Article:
SCHEDULE YOURSELF!  A lot of time and opportunity is wasted on wondering when you will do your next workout (I’ll use exercise as my example, since it is my goal.) If you do not schedule a time and day to work out, you will wake up hoping to “feel like working out.”  Setting a schedule for yourself is fairly painless, and will appeal to your goal-oriented mentality.  Most people, whether they acknowledge this or not, have a goal-oriented mentality.  If I’m doing squat reps at the gym and I set my goal for 5 sets of 7 reps, when I get to that last rep and I’m feeling pretty tired I tell myself it’s “just two more” and I muster the strength to finish.  Some people may jokingly refer to this as their own form of “OCD.”  Either way, set yourself a schedule and stick with that schedule and you will see results.

CONSISTENCY IS KEY!  Once you have your schedule set up, be consistent!  It’s an acceptable practice to have a “cheat day,” just as long as you make that part of your schedule.  I normally reserve my cheat day for Sunday, but if I make an allowance on Tuesday what is to stop me from making a “one time” allowance for Thursday or Friday?  Consistency can become your ritual to meeting your goals.  If your goal is to lose weight, an example routine might be: wake up at 5am, workout from 5:30-6:30, wind down with a shower, head to work from 8:00-4:30, come home, do some stretches or yoga to unwind from work or before bed to clear your mind and “power down” before going to bed early. Rinse and repeat this schedule everyday and it will become normal and you will see the weight loss!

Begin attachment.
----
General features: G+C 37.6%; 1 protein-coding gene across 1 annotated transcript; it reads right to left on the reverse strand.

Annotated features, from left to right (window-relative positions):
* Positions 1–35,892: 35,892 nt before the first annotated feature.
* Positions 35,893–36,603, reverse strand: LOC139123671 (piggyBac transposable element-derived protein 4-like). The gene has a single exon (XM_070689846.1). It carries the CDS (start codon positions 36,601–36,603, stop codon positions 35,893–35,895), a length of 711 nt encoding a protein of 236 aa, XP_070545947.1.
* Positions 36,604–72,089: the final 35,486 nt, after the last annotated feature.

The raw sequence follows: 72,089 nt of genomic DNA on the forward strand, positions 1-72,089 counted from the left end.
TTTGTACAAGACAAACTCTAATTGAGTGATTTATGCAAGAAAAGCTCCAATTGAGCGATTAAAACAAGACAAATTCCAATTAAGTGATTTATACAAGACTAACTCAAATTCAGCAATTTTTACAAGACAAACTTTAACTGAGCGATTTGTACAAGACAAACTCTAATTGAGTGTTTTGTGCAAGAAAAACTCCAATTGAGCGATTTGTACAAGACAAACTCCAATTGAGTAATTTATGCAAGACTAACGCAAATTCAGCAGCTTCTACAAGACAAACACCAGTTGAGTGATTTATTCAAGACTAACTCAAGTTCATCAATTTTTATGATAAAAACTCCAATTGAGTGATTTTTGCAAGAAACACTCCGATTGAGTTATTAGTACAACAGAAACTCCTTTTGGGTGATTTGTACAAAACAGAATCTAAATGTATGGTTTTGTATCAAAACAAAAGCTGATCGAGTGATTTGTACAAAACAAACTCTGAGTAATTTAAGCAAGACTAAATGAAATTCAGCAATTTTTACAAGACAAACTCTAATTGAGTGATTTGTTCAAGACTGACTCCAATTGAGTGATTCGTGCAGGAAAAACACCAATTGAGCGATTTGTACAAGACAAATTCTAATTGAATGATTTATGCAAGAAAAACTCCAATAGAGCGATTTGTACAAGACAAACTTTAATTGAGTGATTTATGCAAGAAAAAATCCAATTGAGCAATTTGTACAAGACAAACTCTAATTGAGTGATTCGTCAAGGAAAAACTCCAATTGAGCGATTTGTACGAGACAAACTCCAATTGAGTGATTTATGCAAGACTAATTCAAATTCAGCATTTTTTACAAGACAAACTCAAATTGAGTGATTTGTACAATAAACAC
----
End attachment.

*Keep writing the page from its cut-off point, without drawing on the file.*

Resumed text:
Charles Duhigg notes The 3 R’s of Habit Change in his book The Power Of Habit.


  • Reminder – The trigger that initiates the behavior
  • Routine – The Behavior itself and the actions you take
  • Reward – The benefit you gain from doing the behavior

Stay Tuned for the Third and FINAL part of my Motivation Series!

Backtrack to Part 1 – What Is Motivation?

Progress · Tips

Motivation Pt. 1 – What Is Motivation?


  1. the act or process of motivating : Some students need motivation to help them through school.
  2. the condition of being motivated : employees who lack motivation
  3. a motivating force, stimulus, or influence :  incentive, drive

Some people are born with fierce motivation, they are unstoppable – for the rest of us, motivation is a self discipline.  Anyone can sit down and write a list of “life goals”, they can even further describe the steps to take which will make their goal attainable, but then what?  The hardest part of getting something done is starting.